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dc.contributor.authorBennett, Meganen_US
dc.description.abstractMolecular beam scattering experiments are used to investigate the extent of thermal accommodation of Ne, CD4, ND3, and D2O in collisions with long chain CH3, NH2, and OH terminated self-assembled monolayers (SAMs) on gold. Surface rigidity, internal degrees of freedom of the impinging gas, and potential energy surface well depths have been explored as a way to predict the outcome of a gas-surface collision. Ne is used to assess the mechanical rigidity of the SAMs. The order of rigidity is CH3 < NH2 ~ OH. The NH2 and OH terminated SAMs are more rigid due to the intermolecular hydrogen bonding structure at the gas-surface interface. Despite the hydrogen bonding nature of the NH2 and OH terminated SAMs CD4, ND3, and D2O are extensively thermally accommodated on the surfaces, therefore surface rigidity is no solely responsible for energy transfer dynamics. It was found that the number of degrees of freedom do not predict how extensively a gas will thermally accommodate on a surface capable of hydrogen bonding. A qualitative correlation between increasing potential energy well depths and the extent of thermal accommodation has been established as a result of these scattering experiments.en_US
dc.publisherVirginia Techen_US
dc.rightsI hereby certify that, if appropriate, I have obtained and attached hereto a written permission statement from the owner(s) of each third party copyrighted matter to be included in my thesis, dissertation, or project report, allowing distribution as specified below. I certify that the version I submitted is the same as that approved by my advisory committee. I hereby grant to Virginia Tech or its agents the non-exclusive license to archive and make accessible, under the conditions specified below, my thesis, dissertation, or project report in whole or in part in all forms of media, now or hereafter known. I retain all other ownership rights to the copyright of the thesis, dissertation or project report. I also retain the right to use in future works (such as articles or books) all or part of this thesis, dissertation, or project report.en_US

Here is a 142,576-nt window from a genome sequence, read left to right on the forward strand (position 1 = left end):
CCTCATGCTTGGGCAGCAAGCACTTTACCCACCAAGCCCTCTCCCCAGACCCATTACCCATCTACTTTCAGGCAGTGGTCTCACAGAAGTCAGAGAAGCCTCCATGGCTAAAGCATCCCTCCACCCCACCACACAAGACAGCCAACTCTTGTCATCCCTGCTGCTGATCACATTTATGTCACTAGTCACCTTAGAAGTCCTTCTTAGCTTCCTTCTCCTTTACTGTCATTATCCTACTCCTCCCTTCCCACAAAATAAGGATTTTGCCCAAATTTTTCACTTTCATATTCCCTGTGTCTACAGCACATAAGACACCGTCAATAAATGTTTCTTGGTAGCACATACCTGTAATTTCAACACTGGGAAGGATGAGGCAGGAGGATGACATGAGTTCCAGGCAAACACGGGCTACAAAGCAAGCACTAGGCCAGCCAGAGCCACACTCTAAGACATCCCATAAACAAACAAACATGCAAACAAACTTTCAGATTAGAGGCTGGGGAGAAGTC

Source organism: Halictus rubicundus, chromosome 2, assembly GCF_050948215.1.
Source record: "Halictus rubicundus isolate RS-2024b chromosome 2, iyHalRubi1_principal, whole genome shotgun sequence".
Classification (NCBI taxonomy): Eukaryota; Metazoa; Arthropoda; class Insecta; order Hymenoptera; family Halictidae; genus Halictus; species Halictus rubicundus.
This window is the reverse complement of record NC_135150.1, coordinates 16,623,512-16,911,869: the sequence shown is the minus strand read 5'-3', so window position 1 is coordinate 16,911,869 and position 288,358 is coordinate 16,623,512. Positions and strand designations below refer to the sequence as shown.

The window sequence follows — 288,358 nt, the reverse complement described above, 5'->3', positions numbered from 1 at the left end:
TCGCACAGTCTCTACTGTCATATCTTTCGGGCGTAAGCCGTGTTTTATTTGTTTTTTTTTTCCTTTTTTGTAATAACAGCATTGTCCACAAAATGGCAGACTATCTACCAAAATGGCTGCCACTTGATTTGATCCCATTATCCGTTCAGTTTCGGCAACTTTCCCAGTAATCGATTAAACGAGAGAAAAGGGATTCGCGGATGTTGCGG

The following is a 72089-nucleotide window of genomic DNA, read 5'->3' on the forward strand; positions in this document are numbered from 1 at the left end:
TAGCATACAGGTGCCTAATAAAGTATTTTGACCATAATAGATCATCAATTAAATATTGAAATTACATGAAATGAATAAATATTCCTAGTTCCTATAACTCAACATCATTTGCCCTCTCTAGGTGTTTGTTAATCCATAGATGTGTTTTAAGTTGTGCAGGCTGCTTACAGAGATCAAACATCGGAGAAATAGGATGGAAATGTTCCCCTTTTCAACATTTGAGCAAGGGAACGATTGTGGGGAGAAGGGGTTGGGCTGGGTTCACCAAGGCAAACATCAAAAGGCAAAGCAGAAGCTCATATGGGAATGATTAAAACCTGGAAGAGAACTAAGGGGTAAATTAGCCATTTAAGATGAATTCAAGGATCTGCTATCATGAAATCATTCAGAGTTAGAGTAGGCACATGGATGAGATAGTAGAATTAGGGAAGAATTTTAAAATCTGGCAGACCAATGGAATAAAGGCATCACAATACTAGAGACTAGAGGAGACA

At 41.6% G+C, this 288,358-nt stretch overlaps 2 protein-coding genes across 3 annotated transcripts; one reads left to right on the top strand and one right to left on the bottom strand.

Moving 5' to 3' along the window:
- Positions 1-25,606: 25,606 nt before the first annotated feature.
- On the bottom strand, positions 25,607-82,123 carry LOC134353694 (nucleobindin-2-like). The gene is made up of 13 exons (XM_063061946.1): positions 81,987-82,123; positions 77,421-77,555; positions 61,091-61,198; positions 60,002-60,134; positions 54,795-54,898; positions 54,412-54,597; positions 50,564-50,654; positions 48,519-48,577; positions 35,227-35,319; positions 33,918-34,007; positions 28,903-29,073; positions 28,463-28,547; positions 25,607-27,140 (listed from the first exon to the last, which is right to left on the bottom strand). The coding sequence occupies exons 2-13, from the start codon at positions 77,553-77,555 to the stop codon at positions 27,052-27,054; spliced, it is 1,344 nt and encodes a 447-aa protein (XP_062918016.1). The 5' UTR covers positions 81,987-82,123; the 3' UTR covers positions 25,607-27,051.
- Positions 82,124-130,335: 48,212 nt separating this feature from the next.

dc.subjectEnergy Transfer Dynamicsen_US
dc.subjectFunctionalized SAMsen_US
dc.subjectMolecular Beamen_US
dc.titleEnergy Transfer Dynamics in Collisions of Polar and Non-polar Gases with Functionalized Self-Assembled Monolayersen_US
dc.description.degreeMaster of Scienceen_US
thesis.degree.nameMaster of Scienceen_US
thesis.degree.grantorVirginia Polytechnic Institute and State Universityen_US
dc.contributor.committeechairMorris, John R.en_US
dc.contributor.committeememberTroya, Diegoen_US
dc.contributor.committeememberLong, Gary L.en_US
dc.contributor.committeememberAnderson, Mark R.en_US

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